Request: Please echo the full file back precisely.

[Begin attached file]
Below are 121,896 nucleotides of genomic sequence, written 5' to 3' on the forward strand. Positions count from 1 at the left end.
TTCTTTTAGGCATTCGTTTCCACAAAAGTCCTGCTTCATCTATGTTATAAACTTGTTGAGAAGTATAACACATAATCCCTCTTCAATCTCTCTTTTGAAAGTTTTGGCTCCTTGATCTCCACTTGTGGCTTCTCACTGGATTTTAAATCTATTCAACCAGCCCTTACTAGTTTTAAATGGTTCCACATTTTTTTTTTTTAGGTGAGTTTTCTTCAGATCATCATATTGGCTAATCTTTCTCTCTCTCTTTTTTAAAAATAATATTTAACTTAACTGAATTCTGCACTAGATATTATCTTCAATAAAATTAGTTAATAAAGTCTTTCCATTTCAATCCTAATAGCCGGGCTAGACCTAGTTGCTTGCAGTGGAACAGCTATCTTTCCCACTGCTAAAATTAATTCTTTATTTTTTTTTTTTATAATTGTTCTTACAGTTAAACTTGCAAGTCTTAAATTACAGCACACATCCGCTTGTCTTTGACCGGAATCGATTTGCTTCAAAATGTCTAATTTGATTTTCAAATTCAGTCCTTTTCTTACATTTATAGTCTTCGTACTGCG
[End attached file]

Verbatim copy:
Below are 121,896 nucleotides of genomic sequence, written 5' to 3' on the forward strand. Positions count from 1 at the left end.
TTCTTTTAGGCATTCGTTTCCACAAAAGTCCTGCTTCATCTATGTTATAAACTTGTTGAGAAGTATAACACATAATCCCTCTTCAATCTCTCTTTTGAAAGTTTTGGCTCCTTGATCTCCACTTGTGGCTTCTCACTGGATTTTAAATCTATTCAACCAGCCCTTACTAGTTTTAAATGGTTCCACATTTTTTTTTTTTAGGTGAGTTTTCTTCAGATCATCATATTGGCTAATCTTTCTCTCTCTCTTTTTTAAAAATAATATTTAACTTAACTGAATTCTGCACTAGATATTATCTTCAATAAAATTAGTTAATAAAGTCTTTCCATTTCAATCCTAATAGCCGGGCTAGACCTAGTTGCTTGCAGTGGAACAGCTATCTTTCCCACTGCTAAAATTAATTCTTTATTTTTTTTTTTTATAATTGTTCTTACAGTTAAACTTGCAAGTCTTAAATTACAGCACACATCCGCTTGTCTTTGACCGGAATCGATTTGCTTCAAAATGTCTAATTTGATTTTCAAATTCAGTCCTTTTCTTACATTTATAGTCTTCGTACTGCG